Kim Dotcom Accuses Google, Facebook, Twitter Etc of Violating His Two Step Authentication Patent

Kim Dotcom Accuses Google, Facebook, Twitter Etc of Violating His Two Step Authentication PatentCyber security has become an important consideration for individuals and organisations alike. These days’ data thefts, confidential information thefts and trade secrets misappropriations are on rise and companies owning precious intellectual property rights are very particular in protecting the same.

In real and offline world the IP can be closely safeguarded. However, in cyberspace the protection of IP and confidential information requires extra and cumbersome efforts. Initially it was thought that a password would allow only the legitimate individual and organisation to access the confidential information.

However, with the growing cyber crimes and cyber attacks, this single authentication mechanism has failed to cope up with the contemporary IP protections. In order to protect the intangible properties more appropriately, the two step verification or authentication method was suggested. In the two step verification process besides the normal password another login criterion is required to be satisfied before access is granted to an individual or organisation.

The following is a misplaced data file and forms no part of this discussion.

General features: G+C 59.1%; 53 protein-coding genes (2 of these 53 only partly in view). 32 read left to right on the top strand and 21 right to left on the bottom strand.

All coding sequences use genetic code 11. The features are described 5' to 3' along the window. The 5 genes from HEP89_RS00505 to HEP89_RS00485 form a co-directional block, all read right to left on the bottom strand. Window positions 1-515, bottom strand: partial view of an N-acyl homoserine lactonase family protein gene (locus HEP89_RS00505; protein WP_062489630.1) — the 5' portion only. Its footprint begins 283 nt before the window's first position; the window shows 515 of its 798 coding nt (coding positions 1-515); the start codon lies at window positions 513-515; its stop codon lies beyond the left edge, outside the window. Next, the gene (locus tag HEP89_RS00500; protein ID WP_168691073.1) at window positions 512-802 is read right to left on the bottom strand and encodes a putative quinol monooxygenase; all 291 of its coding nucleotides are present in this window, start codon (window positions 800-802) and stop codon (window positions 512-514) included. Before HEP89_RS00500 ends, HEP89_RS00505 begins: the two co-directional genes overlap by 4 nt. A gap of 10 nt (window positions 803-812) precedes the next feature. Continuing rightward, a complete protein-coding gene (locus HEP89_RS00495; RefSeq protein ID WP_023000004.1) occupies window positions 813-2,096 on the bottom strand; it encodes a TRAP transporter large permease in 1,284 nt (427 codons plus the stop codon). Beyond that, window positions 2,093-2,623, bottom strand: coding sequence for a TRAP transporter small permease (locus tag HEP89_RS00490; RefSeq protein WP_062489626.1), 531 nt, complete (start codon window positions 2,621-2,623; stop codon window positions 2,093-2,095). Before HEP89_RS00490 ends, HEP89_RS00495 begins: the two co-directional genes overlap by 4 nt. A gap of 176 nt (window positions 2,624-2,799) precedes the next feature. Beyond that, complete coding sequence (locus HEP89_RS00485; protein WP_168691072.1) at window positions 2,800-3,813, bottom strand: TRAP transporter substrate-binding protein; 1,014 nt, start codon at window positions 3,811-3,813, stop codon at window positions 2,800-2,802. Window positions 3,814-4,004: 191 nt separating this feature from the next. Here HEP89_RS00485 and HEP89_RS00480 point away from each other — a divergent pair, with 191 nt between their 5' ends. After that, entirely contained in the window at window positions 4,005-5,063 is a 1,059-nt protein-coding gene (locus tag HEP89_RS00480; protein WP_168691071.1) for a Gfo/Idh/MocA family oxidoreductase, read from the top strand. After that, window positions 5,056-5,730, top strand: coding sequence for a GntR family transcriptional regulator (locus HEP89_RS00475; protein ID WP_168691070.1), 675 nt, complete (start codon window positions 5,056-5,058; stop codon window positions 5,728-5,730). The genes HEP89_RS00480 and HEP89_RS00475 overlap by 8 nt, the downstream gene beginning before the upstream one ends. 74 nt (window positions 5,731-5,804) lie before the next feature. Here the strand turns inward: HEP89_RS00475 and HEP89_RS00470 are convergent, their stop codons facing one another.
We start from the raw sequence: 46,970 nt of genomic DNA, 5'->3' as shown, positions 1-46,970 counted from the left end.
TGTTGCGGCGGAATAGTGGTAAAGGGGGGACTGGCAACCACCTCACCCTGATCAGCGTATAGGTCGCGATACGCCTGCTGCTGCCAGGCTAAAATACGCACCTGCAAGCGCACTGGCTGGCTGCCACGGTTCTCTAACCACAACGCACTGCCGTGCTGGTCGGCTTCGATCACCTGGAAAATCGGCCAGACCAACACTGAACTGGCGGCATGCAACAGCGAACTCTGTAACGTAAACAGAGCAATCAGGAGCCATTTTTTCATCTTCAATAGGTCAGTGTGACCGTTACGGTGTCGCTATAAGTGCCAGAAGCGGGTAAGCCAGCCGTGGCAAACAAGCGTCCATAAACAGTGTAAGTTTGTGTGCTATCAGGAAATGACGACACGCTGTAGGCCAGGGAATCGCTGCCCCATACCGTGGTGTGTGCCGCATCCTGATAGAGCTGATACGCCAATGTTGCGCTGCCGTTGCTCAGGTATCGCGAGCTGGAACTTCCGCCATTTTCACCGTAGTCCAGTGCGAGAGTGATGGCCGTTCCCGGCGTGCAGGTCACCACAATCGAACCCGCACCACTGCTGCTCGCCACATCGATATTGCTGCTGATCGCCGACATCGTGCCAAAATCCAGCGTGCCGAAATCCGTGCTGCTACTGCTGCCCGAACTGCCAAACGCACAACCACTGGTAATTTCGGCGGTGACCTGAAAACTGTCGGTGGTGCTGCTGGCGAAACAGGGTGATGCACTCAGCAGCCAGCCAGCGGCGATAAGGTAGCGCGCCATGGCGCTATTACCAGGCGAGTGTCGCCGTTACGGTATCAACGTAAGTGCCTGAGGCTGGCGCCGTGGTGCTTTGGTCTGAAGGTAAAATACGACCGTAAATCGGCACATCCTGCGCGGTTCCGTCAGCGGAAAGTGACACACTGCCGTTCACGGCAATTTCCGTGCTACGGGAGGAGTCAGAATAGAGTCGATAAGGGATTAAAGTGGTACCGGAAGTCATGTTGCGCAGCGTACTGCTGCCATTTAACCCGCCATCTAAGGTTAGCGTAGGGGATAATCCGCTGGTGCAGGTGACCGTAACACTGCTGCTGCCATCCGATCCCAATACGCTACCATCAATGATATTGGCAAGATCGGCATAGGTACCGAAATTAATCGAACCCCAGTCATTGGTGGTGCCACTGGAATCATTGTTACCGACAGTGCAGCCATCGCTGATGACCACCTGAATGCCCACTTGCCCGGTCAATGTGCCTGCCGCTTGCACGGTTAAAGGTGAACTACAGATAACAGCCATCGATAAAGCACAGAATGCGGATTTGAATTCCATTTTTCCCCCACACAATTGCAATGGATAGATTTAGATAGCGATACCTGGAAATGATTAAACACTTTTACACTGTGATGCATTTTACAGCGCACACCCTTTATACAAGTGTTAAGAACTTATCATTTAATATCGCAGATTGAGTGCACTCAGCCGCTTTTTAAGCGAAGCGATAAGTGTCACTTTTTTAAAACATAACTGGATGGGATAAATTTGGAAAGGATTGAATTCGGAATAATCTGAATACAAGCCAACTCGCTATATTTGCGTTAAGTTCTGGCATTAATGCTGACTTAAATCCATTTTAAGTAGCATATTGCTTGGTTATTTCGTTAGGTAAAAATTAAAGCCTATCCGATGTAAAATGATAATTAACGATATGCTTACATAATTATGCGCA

Recently, many companies providing online services rolled out the two factor authentication procedure. This has attracted unexpected attention of Kim Dotcom who claimed that these companies have violated his patent rights as he claims to have invented the security feature. Kim refers to his patent dating back to 1997 as proof for his claim, and accuses companies including Google, Facebook, and Twitter of infringing his intellectual property rights.

Kim says that initially he did not prefer to sue these companies as he believes in sharing knowledge and ideas for the good of society. But now he may sue these companies as the bitter experience of seizure/confiscation of his website by U.S. government is still fresh in his memories. This polite threat is followed by a plea to the named companies for financial support in Dotcom’s ongoing fight against extradition to the U.S.